Joshua Bowlus remembers, “When I was five, my parents decided to start giving me lessons when they saw how interested I was in playing piano. I was trained classically through age 12 or 13 before I switched over to jazz. My high school band teacher Andrew Kidd inspired me, teaching me a lot about jazz and music theory.” In addition to playing in local clubs as a teenager, Joshua went with his high school band for a tour of France and Spain. He attended the University of North Florida in Jacksonville and among his teachers were pianists Kevin Bales, Keith Javors and altoist Bunky Green. Joshua traveled to China with the UNF Jazz Ensemble - they were the first jazz big band to play on the Great Wall Of China. “I experienced a lot of growth during my four years in college because it was an environment where other musicians were looking to play music all of the time, at all hours of the day. I learned how improvisation is truly about listening and responding to others.”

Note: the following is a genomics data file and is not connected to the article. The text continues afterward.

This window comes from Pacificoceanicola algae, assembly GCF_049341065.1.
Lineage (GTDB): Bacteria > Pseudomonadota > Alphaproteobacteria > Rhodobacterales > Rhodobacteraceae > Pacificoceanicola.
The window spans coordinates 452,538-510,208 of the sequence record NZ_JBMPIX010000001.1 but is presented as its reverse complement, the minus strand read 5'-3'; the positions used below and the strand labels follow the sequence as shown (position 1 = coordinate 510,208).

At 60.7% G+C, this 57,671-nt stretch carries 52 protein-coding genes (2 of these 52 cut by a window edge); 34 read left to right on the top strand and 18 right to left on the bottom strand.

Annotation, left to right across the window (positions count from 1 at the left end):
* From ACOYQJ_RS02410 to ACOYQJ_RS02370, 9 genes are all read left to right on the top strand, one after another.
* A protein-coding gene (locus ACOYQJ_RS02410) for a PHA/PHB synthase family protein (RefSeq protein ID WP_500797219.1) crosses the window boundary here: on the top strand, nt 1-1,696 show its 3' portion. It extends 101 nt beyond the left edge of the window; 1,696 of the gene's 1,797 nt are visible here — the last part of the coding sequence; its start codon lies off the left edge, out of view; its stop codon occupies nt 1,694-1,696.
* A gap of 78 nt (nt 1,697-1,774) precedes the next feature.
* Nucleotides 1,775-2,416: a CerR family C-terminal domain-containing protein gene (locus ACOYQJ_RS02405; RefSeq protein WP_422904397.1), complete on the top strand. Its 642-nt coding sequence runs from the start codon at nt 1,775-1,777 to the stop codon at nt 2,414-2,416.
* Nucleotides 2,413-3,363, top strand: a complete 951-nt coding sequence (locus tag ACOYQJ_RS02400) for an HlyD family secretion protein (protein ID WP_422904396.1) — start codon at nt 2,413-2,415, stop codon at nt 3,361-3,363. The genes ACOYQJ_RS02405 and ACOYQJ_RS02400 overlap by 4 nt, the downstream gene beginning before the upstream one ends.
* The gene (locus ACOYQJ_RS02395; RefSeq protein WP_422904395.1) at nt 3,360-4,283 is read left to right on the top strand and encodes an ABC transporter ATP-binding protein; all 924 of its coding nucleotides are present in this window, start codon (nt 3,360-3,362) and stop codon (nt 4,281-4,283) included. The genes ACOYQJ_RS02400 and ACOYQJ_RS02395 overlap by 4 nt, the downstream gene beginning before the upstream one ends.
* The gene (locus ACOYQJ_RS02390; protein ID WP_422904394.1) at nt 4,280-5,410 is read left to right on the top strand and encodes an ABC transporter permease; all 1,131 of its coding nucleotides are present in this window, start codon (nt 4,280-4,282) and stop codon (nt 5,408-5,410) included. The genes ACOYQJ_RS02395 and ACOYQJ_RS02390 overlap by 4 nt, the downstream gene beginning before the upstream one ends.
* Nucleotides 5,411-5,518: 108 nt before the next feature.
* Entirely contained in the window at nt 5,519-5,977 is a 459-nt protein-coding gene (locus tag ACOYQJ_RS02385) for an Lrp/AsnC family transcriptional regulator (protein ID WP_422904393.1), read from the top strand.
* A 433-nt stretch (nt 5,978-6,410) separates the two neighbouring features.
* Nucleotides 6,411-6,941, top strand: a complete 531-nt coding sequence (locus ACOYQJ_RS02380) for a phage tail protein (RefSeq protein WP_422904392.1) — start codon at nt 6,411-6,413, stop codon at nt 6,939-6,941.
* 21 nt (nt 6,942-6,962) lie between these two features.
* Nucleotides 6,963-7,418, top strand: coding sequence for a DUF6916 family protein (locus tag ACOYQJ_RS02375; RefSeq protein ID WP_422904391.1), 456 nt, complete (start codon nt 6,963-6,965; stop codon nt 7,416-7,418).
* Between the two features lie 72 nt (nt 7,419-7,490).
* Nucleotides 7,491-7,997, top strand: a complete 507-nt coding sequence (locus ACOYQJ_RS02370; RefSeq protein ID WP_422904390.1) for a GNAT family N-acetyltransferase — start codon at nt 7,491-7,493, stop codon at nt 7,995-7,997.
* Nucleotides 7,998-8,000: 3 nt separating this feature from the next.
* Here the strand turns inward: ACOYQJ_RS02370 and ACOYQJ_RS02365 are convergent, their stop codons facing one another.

Since graduating from college in 2006, Joshua has performed at many jazz festivals, local venues and in New York (including at the Iridium). He has played with such top jazz artists as Wynton Marsalis, Chris Potter, Christian McBride, Annie Sellick, Danny Gottlieb, and Yotam Silberstein. Joshua performs regularly and also has recorded with the Lisa Kelly/J.B. Scott Quintet, the New York-based Jazz Conceptions Orchestra and the Jax Jazz Collective. He has also recorded with bassist Jon Reshard, guitarist Greg Howe, drummer Dave Weckl, the Mica Bethea Big Band, and tenor saxophonist John Ricci. 

Both Linda Cole and Joshua Bowlus are excited about their collaborations and looking forward to the future. “I have opportunities to sing with several Central Florida big bands,” says Linda, “but Joshua has the most interesting arrangements that I’ve heard so far. I would love to record more albums after this one comes out.” 
Joshua adds, “We did a Christmas-themed concert and it worked out so well that I know that it would be a lot of fun to record a Christmas album with Linda. We are also interested in doing more original material. Our future goal for the group is to have more opportunities to perform together in Florida and elsewhere, sharing our music with new audiences, attempting to reach those people who wouldn't normally listen to jazz.”